Spring Vacation in Italy.

Los Alamos, NM(Zone 5a)

My husband taught a class in Pisa, Italy so I tagged along with him. For a week, I had to entertain myself during the day, but that was easy. After the class was over we drove to Sienna and Florence where we went to fabulous museums walked ourselves to death and ate fabulous Italian food every day. I think I will wait a few days before I check the scale.
First stop was Pisa. The leaning tower was about 3 blocks from our hotel. Here is a picture of the Leaning Tower of Pisa from the street in front of our hotel. The tilt is obvious. How would you like to be known as the architects of one of the most famous goof-ups in history? Of course, the Tower is still beautiful and is much more memorable than the straight ones.

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Los Alamos, NM(Zone 5a)

Here is a fairly close up picture of the Cathedral, Baptistry, and Tower of Pisa. My husband's colleague in Pisa pointed out that there were actually 3 leaning towers in Pisa and apparently one student found all 3. From my point of view the Baptistry is a little off center as well.
Pisa is right by the sea at the stunning altitude of 1 meter. The soil is not all that stable. My husband pointed out that everything in Pisa leans. That is probably a joke. It is a lovely town. Galileo used to drop things off the leaning tower -- or have an assistant do so, so he could study the law of Gravity. He studied at the University of Pisa and the house where he lived while he lived at the university is labeled as such.

Thumbnail by pajaritomt
Los Alamos, NM(Zone 5a)

See below.

This message was edited Mar 25, 2007 4:43 PM

Los Alamos, NM(Zone 5a)

Leaning Tower and a bit of the Cathedral. Tilt is obvious. You can climb all the way to the top and I did. That probably used up one teaspoon of the pasta I ate.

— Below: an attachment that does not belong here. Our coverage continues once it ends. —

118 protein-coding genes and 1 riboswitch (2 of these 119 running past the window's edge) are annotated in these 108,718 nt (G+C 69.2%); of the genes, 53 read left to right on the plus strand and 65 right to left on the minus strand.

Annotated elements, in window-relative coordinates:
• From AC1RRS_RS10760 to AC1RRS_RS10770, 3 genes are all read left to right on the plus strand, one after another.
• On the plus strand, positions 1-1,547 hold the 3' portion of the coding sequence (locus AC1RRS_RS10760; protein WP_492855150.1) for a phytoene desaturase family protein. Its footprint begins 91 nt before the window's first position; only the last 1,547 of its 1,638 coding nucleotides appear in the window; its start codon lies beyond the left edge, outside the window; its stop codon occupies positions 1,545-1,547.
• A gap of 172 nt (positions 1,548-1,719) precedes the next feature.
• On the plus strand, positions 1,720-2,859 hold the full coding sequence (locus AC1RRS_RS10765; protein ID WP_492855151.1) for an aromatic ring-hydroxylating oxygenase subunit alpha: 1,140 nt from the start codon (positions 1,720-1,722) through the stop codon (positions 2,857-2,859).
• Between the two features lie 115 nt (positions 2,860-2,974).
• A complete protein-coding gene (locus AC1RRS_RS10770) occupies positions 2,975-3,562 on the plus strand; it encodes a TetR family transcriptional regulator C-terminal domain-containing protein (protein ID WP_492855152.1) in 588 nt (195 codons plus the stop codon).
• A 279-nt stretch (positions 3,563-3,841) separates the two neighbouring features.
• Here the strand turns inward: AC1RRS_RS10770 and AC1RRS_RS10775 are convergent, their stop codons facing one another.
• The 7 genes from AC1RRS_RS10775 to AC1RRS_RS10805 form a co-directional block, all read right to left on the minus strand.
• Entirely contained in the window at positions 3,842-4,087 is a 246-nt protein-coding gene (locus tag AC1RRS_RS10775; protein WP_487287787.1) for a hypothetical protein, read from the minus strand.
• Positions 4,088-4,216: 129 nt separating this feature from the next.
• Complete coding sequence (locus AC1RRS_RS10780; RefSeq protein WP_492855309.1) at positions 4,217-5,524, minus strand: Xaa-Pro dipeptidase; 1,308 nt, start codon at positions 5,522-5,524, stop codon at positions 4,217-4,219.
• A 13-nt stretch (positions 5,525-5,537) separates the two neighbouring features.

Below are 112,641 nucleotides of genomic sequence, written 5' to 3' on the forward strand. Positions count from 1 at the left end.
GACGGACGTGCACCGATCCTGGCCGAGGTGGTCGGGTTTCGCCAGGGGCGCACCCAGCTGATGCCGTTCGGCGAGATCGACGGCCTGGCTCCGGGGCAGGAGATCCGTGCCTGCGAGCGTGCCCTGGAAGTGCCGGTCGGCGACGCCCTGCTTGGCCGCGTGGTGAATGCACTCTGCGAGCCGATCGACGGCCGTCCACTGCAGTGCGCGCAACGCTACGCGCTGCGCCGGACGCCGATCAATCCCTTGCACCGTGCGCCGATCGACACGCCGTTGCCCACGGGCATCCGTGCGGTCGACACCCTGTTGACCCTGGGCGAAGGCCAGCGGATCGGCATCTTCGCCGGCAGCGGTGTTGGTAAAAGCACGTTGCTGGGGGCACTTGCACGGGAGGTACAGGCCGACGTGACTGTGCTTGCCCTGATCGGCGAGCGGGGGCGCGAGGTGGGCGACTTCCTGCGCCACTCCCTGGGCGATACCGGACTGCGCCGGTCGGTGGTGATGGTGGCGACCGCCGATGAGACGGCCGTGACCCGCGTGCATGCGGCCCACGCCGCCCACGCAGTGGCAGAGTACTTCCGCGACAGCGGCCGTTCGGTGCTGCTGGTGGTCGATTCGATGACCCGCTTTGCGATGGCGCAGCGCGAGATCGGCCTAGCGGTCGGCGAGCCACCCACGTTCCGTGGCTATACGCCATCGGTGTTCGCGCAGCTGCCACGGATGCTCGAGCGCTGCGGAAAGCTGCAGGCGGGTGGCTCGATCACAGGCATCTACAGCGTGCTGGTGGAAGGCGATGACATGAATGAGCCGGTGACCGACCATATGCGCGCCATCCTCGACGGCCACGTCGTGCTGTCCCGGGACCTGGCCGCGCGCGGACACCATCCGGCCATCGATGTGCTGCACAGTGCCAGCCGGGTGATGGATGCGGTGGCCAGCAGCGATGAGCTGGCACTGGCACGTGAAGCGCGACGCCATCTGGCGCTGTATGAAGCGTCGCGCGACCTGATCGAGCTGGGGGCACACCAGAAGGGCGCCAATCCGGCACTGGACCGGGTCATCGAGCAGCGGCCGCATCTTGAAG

The food in Italy is fabulous. Along the coast, as in Pisa, the seafood is incredibly fresh and tasty. And Italian red wine is always tasty and abundant.

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KC Metro area, MO(Zone 6a)

Oh man you are making me hungry!! LOL. Great pics!!

Scott County, KY(Zone 5b)

You are getting me revved up for my September trip for some of la dolce vita.

Los Alamos, NM(Zone 5a)

Food and scenery and people in Italy can not be beat --- except Italians behind the wheel of an automobile all turn into maniacs! I had a ball. Where are you going VV. Sounds like you have a lot of fun ahead of you. I will add more pics over the next day or two.

Scott County, KY(Zone 5b)

We intend to drive down after visiting family in Germany.

Lago Gardo is at the head of the list, and no certain plans beyond that. Piemonte, Liguria, Toscana, and maybe south of there if time allows.

Food, wine, and landscape are the game plan for us. If you saved any records of restaurants or vintages, pass them along.

Los Alamos, NM(Zone 5a)

I went to Lake Gardo years ago. It is a popular vacation place for Italians. We used to drink a chiaretto from Lago di Gardo as our table wine when I lived with my parents in Milano in 1966. I realize that was a very long time ago. I liked it, my parents thought it was too crowded and dusty. I am not too sure what I would think now, older and wiser. I did rather like it at the time.
I don't know Piemonte and Liguria but I do know Tuscany pretty well for an American ( also Lumbardy and Emilia-Romana).. This trip was totally Tuscany. We will be going to Bologna ( Emilia-Romana) in October. Both are fantastic.
Tuscany has everything. Since Florence ( Firenze) was the center of the Medici dominion, all of the remains of their wealth are there. Palaces, art work, and universities. There is so much to see in Florence alone that I can't guess how long it would take to see everything of interest. This trip DH and I went to the Ufizzi Gallery, one of the finest art museums in the world. We also went to see Da Vinci's sculpture of David at the Academe which also has some excellent paintings, but not anything like the number held by the Uffizi. We then went to a wonderful Cezanne show at the Strozzi Palace which is traveling, I think. I don't know if it will still be there when you get there. After that we went to the Bargello museum with wonderful sculpture by Michaelangelo, Donatello and many others.